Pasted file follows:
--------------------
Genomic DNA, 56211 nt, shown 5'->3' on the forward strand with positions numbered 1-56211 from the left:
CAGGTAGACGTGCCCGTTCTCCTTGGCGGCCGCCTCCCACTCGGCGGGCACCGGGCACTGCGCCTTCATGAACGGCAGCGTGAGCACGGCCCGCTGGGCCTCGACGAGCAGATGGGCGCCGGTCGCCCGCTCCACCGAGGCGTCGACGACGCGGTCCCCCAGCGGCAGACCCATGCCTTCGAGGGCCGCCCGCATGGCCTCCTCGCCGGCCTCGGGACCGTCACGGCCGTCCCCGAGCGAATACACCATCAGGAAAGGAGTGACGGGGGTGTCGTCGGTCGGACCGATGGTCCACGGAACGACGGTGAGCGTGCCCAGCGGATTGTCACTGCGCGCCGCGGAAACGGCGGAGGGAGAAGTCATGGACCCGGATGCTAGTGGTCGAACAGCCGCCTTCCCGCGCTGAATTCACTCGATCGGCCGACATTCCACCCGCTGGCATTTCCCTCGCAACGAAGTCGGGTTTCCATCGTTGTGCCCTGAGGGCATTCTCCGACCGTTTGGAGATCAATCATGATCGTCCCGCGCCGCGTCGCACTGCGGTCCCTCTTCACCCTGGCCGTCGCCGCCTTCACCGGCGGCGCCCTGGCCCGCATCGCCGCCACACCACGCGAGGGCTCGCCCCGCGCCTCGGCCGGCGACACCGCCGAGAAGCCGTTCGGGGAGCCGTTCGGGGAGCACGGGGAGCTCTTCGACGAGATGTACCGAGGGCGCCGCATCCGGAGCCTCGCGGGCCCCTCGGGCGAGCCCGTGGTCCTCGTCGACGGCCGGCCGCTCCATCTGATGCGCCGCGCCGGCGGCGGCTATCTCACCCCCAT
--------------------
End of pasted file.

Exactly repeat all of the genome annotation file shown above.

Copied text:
Genomic DNA, 56211 nt, shown 5'->3' on the forward strand with positions numbered 1-56211 from the left:
CAGGTAGACGTGCCCGTTCTCCTTGGCGGCCGCCTCCCACTCGGCGGGCACCGGGCACTGCGCCTTCATGAACGGCAGCGTGAGCACGGCCCGCTGGGCCTCGACGAGCAGATGGGCGCCGGTCGCCCGCTCCACCGAGGCGTCGACGACGCGGTCCCCCAGCGGCAGACCCATGCCTTCGAGGGCCGCCCGCATGGCCTCCTCGCCGGCCTCGGGACCGTCACGGCCGTCCCCGAGCGAATACACCATCAGGAAAGGAGTGACGGGGGTGTCGTCGGTCGGACCGATGGTCCACGGAACGACGGTGAGCGTGCCCAGCGGATTGTCACTGCGCGCCGCGGAAACGGCGGAGGGAGAAGTCATGGACCCGGATGCTAGTGGTCGAACAGCCGCCTTCCCGCGCTGAATTCACTCGATCGGCCGACATTCCACCCGCTGGCATTTCCCTCGCAACGAAGTCGGGTTTCCATCGTTGTGCCCTGAGGGCATTCTCCGACCGTTTGGAGATCAATCATGATCGTCCCGCGCCGCGTCGCACTGCGGTCCCTCTTCACCCTGGCCGTCGCCGCCTTCACCGGCGGCGCCCTGGCCCGCATCGCCGCCACACCACGCGAGGGCTCGCCCCGCGCCTCGGCCGGCGACACCGCCGAGAAGCCGTTCGGGGAGCCGTTCGGGGAGCACGGGGAGCTCTTCGACGAGATGTACCGAGGGCGCCGCATCCGGAGCCTCGCGGGCCCCTCGGGCGAGCCCGTGGTCCTCGTCGACGGCCGGCCGCTCCATCTGATGCGCCGCGCCGGCGGCGGCTATCTCACCCCCAT